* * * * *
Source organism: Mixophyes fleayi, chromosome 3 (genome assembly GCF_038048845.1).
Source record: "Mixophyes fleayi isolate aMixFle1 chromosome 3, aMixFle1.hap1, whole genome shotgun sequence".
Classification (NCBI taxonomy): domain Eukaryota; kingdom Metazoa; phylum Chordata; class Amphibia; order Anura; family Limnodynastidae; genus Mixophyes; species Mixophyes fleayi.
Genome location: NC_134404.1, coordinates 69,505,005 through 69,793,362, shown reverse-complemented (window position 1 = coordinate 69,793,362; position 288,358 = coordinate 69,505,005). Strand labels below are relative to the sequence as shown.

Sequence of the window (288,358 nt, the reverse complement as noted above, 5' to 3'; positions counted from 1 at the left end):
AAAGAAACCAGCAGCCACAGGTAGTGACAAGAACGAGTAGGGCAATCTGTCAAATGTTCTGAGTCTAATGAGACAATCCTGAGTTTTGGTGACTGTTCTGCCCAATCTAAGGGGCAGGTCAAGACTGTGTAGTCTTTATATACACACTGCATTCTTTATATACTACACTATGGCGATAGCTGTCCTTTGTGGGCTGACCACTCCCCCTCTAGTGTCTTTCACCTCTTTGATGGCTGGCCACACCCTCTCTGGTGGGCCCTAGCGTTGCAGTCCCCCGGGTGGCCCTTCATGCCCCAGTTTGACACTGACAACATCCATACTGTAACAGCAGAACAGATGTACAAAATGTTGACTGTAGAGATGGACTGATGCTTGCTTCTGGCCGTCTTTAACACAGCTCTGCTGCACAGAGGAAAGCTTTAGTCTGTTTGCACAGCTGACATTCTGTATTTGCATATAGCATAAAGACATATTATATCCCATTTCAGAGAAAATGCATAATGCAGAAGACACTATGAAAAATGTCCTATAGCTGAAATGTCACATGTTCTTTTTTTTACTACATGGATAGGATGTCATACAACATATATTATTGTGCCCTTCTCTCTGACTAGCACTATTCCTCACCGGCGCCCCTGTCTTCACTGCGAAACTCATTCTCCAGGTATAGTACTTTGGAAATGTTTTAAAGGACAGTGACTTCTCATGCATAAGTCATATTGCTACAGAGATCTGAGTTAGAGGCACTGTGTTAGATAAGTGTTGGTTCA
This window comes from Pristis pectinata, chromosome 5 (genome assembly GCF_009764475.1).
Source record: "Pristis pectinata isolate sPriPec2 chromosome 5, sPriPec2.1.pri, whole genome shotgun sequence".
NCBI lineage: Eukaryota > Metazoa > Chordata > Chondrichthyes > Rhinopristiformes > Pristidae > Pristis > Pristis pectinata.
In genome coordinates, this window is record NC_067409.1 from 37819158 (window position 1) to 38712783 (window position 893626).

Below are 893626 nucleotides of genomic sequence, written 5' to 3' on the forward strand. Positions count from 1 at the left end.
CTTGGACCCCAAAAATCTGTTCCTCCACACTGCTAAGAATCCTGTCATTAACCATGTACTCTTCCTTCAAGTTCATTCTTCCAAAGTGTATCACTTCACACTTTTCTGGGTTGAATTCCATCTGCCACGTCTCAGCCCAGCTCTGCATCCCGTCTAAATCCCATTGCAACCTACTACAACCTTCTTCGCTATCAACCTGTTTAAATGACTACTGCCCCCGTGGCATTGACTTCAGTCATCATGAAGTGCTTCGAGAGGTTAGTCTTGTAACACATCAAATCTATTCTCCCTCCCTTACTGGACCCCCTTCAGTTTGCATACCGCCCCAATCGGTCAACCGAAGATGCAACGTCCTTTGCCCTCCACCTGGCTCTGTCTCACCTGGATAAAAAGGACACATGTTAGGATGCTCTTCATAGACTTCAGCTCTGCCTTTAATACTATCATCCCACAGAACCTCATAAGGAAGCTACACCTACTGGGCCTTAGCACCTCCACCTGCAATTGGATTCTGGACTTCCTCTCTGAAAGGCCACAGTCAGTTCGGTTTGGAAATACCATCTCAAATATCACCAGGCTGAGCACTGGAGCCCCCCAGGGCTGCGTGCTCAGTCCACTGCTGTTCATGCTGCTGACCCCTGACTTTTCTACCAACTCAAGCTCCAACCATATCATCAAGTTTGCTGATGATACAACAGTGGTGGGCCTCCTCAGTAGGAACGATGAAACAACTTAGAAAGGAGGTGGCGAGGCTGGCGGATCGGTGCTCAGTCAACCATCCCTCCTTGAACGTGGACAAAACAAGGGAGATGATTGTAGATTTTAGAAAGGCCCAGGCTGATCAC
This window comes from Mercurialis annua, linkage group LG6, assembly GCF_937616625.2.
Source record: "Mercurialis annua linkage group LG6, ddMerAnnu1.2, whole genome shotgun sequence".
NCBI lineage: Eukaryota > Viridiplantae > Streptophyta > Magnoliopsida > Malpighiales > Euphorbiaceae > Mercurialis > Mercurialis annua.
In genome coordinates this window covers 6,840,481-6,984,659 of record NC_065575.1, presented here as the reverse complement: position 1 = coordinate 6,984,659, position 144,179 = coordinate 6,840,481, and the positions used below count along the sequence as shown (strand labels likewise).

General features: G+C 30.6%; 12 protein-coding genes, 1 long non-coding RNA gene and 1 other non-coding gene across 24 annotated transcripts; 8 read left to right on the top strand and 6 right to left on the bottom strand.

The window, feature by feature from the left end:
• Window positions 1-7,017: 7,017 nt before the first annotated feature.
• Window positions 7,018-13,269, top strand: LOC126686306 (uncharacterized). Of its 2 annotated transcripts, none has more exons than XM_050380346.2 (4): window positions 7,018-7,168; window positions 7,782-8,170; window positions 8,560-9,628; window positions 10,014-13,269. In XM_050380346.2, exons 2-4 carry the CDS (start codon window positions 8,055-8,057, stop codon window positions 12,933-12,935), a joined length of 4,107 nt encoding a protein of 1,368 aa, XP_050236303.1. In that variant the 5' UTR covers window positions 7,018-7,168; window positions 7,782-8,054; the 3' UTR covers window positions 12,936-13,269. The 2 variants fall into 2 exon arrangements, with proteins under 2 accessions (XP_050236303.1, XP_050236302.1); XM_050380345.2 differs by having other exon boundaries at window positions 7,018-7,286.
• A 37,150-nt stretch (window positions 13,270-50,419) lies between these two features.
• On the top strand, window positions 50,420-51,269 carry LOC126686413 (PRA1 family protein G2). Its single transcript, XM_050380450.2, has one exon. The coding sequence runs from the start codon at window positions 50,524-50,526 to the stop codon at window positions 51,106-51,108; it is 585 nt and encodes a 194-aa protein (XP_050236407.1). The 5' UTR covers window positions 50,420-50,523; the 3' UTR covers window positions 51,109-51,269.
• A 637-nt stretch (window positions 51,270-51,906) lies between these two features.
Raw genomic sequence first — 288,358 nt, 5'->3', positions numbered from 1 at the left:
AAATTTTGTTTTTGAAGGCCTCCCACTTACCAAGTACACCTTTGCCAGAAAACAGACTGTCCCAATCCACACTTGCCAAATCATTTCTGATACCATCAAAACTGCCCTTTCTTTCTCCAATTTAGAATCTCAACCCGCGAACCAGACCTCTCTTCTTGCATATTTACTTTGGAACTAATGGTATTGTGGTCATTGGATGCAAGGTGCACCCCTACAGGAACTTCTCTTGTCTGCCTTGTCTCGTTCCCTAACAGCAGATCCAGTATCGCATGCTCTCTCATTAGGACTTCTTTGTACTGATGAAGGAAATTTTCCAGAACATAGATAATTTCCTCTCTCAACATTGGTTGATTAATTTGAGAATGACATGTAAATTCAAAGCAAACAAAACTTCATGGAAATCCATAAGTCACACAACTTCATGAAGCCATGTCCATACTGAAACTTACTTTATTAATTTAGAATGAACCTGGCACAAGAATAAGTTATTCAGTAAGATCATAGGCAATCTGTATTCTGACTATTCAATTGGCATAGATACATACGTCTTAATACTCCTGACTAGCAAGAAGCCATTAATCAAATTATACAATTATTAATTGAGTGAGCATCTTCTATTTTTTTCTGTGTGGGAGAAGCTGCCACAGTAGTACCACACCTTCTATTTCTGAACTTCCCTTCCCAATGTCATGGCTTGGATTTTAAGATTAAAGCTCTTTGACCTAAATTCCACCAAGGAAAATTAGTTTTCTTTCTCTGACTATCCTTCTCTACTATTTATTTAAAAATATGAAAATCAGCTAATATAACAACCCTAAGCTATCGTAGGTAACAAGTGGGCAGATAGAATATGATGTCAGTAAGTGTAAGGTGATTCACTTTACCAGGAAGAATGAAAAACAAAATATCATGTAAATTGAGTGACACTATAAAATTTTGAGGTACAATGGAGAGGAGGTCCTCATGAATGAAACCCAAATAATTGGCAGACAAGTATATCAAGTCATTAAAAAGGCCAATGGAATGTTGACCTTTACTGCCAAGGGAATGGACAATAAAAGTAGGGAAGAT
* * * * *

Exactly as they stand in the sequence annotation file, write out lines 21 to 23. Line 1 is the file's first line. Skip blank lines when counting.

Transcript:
• A 37,150-nt stretch (window positions 13,270-50,419) lies between these two features.
• On the top strand, window positions 50,420-51,269 carry LOC126686413 (PRA1 family protein G2). Its single transcript, XM_050380450.2, has one exon. The coding sequence runs from the start codon at window positions 50,524-50,526 to the stop codon at window positions 51,106-51,108; it is 585 nt and encodes a 194-aa protein (XP_050236407.1). The 5' UTR covers window positions 50,420-50,523; the 3' UTR covers window positions 51,109-51,269.
• A 637-nt stretch (window positions 51,270-51,906) lies between these two features.